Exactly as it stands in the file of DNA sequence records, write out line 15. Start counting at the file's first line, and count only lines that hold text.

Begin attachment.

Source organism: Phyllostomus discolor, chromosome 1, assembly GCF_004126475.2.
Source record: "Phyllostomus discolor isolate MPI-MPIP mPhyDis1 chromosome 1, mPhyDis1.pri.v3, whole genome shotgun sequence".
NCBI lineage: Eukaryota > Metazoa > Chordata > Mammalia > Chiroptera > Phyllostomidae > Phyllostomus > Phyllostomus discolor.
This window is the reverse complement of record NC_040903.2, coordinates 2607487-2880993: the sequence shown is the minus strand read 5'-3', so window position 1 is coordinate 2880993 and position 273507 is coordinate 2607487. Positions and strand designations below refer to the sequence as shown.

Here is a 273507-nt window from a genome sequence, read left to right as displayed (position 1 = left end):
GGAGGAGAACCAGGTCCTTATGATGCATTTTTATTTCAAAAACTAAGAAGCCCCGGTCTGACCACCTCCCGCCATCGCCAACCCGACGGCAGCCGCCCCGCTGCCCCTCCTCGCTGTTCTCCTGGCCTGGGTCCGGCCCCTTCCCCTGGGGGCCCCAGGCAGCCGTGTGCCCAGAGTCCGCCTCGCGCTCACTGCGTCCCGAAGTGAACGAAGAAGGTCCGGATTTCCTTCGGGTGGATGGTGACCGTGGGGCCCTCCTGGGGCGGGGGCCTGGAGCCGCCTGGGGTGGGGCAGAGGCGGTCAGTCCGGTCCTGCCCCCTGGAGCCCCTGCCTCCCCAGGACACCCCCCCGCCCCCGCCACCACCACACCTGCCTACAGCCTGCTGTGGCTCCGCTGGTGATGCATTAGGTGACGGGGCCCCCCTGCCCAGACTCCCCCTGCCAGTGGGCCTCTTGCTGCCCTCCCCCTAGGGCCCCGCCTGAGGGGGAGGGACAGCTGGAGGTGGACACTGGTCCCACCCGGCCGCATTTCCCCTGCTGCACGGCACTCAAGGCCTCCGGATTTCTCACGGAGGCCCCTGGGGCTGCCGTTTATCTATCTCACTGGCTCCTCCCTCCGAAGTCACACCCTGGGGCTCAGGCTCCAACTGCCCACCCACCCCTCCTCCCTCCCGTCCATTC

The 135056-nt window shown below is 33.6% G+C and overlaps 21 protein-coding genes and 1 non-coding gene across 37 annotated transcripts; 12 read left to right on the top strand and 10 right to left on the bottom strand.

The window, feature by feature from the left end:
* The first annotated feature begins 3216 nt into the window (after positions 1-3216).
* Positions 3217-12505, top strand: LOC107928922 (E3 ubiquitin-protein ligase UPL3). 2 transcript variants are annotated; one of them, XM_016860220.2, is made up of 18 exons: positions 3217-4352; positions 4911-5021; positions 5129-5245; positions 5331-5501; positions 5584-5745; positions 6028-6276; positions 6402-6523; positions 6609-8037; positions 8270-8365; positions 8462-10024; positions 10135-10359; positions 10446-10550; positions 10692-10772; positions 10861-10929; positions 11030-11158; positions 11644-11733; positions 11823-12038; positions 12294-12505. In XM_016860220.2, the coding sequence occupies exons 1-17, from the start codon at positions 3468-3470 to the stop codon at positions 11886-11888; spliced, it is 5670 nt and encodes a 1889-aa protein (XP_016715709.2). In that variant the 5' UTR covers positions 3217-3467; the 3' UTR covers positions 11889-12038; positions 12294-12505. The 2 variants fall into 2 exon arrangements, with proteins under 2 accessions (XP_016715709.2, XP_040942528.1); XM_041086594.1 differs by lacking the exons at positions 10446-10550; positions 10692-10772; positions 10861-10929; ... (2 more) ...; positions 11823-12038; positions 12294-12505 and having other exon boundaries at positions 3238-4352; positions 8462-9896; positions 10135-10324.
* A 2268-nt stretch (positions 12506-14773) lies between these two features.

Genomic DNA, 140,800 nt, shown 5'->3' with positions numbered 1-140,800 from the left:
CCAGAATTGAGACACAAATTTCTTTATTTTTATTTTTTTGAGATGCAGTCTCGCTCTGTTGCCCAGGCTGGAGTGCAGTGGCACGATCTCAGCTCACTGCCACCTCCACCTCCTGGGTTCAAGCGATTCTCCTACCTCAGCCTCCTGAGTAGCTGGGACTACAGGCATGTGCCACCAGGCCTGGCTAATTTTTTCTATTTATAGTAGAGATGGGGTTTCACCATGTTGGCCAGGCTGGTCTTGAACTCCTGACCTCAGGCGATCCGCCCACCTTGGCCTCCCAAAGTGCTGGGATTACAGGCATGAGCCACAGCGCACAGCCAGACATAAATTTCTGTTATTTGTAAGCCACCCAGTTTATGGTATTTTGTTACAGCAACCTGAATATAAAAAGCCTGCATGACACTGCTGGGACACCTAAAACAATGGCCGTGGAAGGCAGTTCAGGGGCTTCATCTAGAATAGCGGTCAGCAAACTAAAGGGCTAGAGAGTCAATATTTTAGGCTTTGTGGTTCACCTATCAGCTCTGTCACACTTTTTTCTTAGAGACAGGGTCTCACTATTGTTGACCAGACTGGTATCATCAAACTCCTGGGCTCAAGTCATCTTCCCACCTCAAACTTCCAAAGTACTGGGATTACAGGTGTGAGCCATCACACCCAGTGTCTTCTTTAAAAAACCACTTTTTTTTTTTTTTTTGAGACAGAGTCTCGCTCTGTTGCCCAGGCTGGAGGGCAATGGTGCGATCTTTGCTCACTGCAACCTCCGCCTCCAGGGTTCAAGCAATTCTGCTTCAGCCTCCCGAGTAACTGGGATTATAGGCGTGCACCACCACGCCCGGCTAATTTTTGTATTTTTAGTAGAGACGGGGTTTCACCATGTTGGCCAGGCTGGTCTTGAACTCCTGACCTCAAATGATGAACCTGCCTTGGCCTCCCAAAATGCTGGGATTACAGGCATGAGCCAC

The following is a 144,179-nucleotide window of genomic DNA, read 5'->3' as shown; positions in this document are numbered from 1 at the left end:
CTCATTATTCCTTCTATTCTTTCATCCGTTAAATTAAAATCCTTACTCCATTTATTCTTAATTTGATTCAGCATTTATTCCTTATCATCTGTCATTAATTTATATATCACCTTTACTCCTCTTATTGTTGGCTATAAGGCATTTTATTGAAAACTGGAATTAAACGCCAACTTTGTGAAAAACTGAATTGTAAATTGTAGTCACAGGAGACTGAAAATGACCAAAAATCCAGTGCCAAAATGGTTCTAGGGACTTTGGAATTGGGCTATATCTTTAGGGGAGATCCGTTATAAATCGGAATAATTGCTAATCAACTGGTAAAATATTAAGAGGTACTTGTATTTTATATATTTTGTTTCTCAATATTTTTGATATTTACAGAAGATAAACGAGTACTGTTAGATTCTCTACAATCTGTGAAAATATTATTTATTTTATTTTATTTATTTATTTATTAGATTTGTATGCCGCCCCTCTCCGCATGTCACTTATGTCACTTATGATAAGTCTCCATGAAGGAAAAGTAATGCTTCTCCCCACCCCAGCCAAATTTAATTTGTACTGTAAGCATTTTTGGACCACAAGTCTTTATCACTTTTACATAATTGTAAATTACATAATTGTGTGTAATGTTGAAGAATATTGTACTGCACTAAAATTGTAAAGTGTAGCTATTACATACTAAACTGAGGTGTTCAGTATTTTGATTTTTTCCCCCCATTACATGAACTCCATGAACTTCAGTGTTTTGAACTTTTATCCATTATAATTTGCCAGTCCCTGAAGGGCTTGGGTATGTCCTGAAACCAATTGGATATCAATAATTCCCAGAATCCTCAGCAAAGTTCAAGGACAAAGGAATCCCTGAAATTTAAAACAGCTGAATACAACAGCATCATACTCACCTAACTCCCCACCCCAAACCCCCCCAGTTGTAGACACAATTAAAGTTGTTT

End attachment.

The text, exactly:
CTCATTATTCCTTCTATTCTTTCATCCGTTAAATTAAAATCCTTACTCCATTTATTCTTAATTTGATTCAGCATTTATTCCTTATCATCTGTCATTAATTTATATATCACCTTTACTCCTCTTATTGTTGGCTATAAGGCATTTTATTGAAAACTGGAATTAAACGCCAACTTTGTGAAAAACTGAATTGTAAATTGTAGTCACAGGAGACTGAAAATGACCAAAAATCCAGTGCCAAAATGGTTCTAGGGACTTTGGAATTGGGCTATATCTTTAGGGGAGATCCGTTATAAATCGGAATAATTGCTAATCAACTGGTAAAATATTAAGAGGTACTTGTATTTTATATATTTTGTTTCTCAATATTTTTGATATTTACAGAAGATAAACGAGTACTGTTAGATTCTCTACAATCTGTGAAAATATTATTTATTTTATTTTATTTATTTATTTATTAGATTTGTATGCCGCCCCTCTCCGCATGTCACTTATGTCACTTATGATAAGTCTCCATGAAGGAAAAGTAATGCTTCTCCCCACCCCAGCCAAATTTAATTTGTACTGTAAGCATTTTTGGACCACAAGTCTTTATCACTTTTACATAATTGTAAATTACATAATTGTGTGTAATGTTGAAGAATATTGTACTGCACTAAAATTGTAAAGTGTAGCTATTACATACTAAACTGAGGTGTTCAGTATTTTGATTTTTTCCCCCCATTACATGAACTCCATGAACTTCAGTGTTTTGAACTTTTATCCATTATAATTTGCCAGTCCCTGAAGGGCTTGGGTATGTCCTGAAACCAATTGGATATCAATAATTCCCAGAATCCTCAGCAAAGTTCAAGGACAAAGGAATCCCTGAAATTTAAAACAGCTGAATACAACAGCATCATACTCACCTAACTCCCCACCCCAAACCCCCCCAGTTGTAGACACAATTAAAGTTGTTT